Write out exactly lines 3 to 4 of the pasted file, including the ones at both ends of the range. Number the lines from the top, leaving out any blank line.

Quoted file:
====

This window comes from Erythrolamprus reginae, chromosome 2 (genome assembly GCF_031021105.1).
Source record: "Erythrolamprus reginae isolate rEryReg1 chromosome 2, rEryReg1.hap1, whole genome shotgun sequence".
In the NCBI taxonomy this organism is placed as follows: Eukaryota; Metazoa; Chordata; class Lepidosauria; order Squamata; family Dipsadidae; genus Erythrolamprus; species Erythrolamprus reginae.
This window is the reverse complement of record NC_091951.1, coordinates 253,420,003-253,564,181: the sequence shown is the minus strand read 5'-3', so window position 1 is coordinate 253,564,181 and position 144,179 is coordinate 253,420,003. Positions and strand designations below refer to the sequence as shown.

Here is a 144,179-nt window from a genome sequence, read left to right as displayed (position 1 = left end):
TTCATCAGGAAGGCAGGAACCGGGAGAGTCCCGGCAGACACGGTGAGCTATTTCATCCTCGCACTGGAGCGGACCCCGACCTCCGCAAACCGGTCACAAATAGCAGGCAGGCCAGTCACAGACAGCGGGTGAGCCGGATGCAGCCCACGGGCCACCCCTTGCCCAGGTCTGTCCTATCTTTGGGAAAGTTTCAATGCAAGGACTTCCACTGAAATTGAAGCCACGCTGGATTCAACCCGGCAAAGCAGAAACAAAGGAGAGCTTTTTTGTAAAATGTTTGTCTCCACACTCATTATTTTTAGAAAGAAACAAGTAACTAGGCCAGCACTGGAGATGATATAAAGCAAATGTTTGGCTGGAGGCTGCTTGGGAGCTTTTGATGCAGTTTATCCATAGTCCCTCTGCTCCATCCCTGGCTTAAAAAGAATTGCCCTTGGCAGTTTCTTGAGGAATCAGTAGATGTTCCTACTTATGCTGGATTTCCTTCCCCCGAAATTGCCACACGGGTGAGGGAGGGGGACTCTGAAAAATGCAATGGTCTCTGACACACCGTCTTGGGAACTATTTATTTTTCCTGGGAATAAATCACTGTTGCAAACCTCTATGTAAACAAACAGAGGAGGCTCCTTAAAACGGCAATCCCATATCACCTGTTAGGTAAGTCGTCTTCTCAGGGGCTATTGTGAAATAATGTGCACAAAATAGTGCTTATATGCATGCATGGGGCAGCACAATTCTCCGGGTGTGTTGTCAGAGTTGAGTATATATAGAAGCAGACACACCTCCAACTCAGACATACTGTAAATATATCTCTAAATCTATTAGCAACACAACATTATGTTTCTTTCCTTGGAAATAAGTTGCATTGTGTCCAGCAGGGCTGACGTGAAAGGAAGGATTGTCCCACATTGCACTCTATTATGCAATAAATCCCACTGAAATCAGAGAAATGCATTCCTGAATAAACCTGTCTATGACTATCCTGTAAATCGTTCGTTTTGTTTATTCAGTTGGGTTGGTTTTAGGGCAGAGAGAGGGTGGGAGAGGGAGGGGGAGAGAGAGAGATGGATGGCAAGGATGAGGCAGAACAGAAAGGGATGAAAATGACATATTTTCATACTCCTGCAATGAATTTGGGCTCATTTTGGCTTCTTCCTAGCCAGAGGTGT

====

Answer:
In the NCBI taxonomy this organism is placed as follows: Eukaryota; Metazoa; Chordata; class Lepidosauria; order Squamata; family Dipsadidae; genus Erythrolamprus; species Erythrolamprus reginae.
This window is the reverse complement of record NC_091951.1, coordinates 253,420,003-253,564,181: the sequence shown is the minus strand read 5'-3', so window position 1 is coordinate 253,564,181 and position 144,179 is coordinate 253,420,003. Positions and strand designations below refer to the sequence as shown.